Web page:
“The Peasant and the Cucumbers,” a short fable by Leo Tolstoy

“The Peasant and the Cucumbers”

by Leo Tolstoy

(trans. by Leo Wiener)


A peasant once went to the gardener’s, to steal cucumbers. He crept up to the cucumbers, and thought:

“I will carry off a bag of cucumbers, which I will sell; with the money I will buy a hen. The hen will lay eggs, hatch them, and raise a lot of chicks. I will feed the chicks and sell them; then I will buy me a young sow, and she will bear a lot of pigs. I will sell the pigs, and buy me a mare; the mare will foal me some colts. I will raise the colts, and sell them. I will buy me a house, and start a garden. In the garden I will sow cucumbers, and will not let them be stolen, but will keep a sharp watch on them. I will hire watchmen, and put them in the cucumber patch, while I myself will come on them, unawares, and shout: ‘Oh, there, keep a sharp lookout!'”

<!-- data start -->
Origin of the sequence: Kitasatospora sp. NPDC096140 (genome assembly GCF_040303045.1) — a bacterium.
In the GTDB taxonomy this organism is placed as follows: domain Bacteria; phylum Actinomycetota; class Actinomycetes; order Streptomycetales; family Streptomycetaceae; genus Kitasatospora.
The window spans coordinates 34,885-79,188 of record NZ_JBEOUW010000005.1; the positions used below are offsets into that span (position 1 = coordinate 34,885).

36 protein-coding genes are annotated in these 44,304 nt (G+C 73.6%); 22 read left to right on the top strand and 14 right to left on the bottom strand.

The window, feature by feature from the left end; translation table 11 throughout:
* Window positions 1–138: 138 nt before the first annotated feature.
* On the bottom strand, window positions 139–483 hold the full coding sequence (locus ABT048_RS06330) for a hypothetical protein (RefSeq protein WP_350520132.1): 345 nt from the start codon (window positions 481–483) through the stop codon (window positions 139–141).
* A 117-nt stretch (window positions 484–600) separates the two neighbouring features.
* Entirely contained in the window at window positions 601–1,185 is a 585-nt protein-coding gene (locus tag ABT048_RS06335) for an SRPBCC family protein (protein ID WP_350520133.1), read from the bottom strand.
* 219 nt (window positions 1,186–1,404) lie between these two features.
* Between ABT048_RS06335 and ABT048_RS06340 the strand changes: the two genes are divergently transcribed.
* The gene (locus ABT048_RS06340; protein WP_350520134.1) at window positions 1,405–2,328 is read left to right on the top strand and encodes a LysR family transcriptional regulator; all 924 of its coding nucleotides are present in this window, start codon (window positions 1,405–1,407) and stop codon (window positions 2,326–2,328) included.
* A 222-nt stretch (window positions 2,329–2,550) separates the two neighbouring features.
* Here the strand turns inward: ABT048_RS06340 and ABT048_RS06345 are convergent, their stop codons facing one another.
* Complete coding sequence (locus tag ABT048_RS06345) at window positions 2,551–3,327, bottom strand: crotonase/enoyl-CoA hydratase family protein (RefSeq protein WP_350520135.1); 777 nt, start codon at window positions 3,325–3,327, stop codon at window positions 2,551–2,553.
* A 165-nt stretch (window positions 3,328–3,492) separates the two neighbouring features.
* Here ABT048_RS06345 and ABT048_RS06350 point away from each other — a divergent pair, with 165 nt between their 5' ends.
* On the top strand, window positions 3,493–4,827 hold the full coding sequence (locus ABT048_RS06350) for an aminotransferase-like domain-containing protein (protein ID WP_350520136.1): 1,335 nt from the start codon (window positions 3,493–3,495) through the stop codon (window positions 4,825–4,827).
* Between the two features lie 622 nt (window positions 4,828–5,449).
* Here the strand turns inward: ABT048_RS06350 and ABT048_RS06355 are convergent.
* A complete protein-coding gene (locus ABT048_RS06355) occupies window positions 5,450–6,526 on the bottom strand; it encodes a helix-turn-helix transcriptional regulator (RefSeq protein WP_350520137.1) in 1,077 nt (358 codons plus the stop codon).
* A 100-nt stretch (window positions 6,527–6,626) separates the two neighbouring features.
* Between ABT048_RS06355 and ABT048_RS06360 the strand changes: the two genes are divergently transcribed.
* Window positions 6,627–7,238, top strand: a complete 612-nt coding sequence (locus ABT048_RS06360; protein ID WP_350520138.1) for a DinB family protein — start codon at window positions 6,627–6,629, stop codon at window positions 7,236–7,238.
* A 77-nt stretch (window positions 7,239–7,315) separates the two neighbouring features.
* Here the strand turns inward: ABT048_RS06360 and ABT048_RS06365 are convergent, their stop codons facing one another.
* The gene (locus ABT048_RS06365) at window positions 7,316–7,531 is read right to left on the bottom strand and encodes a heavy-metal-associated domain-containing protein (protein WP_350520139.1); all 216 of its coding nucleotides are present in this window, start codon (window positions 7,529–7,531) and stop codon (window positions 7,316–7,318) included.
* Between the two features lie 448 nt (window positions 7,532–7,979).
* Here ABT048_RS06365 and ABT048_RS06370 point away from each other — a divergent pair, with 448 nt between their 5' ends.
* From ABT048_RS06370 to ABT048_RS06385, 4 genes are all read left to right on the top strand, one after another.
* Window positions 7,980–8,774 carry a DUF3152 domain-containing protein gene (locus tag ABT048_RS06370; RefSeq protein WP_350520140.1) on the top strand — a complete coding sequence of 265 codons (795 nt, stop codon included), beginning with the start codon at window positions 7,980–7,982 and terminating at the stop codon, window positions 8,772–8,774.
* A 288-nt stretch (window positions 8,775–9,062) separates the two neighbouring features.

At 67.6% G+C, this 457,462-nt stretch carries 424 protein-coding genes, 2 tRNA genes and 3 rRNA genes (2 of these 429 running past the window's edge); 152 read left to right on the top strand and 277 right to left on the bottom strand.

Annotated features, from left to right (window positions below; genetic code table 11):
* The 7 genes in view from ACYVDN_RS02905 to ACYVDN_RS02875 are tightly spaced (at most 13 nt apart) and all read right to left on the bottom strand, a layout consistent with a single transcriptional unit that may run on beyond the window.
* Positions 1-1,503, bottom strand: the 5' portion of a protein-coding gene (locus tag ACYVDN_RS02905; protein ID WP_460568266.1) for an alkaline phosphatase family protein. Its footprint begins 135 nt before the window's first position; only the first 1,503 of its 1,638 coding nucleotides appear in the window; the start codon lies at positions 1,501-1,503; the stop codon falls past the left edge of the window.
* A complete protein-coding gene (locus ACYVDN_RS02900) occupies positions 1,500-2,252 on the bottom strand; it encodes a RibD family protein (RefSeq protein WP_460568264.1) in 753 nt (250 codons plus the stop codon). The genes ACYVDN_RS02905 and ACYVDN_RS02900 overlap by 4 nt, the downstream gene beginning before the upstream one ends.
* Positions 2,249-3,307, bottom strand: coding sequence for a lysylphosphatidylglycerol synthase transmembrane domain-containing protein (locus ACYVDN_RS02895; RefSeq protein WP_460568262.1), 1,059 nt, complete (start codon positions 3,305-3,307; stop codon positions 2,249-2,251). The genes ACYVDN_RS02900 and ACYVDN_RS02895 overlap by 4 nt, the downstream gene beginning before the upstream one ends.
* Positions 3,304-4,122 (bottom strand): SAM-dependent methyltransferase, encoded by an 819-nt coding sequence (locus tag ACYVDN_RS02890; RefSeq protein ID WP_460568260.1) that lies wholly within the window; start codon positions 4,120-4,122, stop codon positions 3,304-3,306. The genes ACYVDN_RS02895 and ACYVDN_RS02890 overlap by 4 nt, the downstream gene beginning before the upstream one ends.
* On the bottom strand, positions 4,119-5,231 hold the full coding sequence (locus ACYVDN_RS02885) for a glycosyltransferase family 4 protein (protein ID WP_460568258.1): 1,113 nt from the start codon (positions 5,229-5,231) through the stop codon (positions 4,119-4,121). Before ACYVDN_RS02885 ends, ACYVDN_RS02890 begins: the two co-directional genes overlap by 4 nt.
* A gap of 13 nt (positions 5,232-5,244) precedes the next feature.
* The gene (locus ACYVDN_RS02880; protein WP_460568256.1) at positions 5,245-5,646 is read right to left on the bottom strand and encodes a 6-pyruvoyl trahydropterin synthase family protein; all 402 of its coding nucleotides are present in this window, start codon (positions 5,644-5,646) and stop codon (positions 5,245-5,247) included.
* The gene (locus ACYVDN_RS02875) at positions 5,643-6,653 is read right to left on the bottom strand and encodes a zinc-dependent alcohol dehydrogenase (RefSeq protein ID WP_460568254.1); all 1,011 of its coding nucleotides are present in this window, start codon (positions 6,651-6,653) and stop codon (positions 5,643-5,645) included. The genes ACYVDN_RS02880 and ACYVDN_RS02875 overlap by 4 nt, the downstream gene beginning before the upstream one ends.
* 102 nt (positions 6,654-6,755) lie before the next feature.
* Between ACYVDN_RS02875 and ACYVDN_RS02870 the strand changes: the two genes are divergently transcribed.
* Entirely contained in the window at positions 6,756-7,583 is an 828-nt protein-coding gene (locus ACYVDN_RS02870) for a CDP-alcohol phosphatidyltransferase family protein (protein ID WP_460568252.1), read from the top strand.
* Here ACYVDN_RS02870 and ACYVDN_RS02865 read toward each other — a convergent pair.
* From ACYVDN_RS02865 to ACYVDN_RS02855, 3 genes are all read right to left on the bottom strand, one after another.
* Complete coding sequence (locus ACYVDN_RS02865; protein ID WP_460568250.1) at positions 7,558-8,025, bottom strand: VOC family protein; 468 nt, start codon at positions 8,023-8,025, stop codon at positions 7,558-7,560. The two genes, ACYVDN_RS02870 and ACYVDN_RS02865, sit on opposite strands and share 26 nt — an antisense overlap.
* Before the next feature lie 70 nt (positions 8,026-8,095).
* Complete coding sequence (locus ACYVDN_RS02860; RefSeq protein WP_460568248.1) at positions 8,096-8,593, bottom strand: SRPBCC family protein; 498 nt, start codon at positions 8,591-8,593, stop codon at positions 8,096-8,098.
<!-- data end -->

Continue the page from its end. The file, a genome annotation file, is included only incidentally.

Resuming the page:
And this he shouted as loud as he could. The watchmen heard it, and they rushed out and beat the peasant.

 

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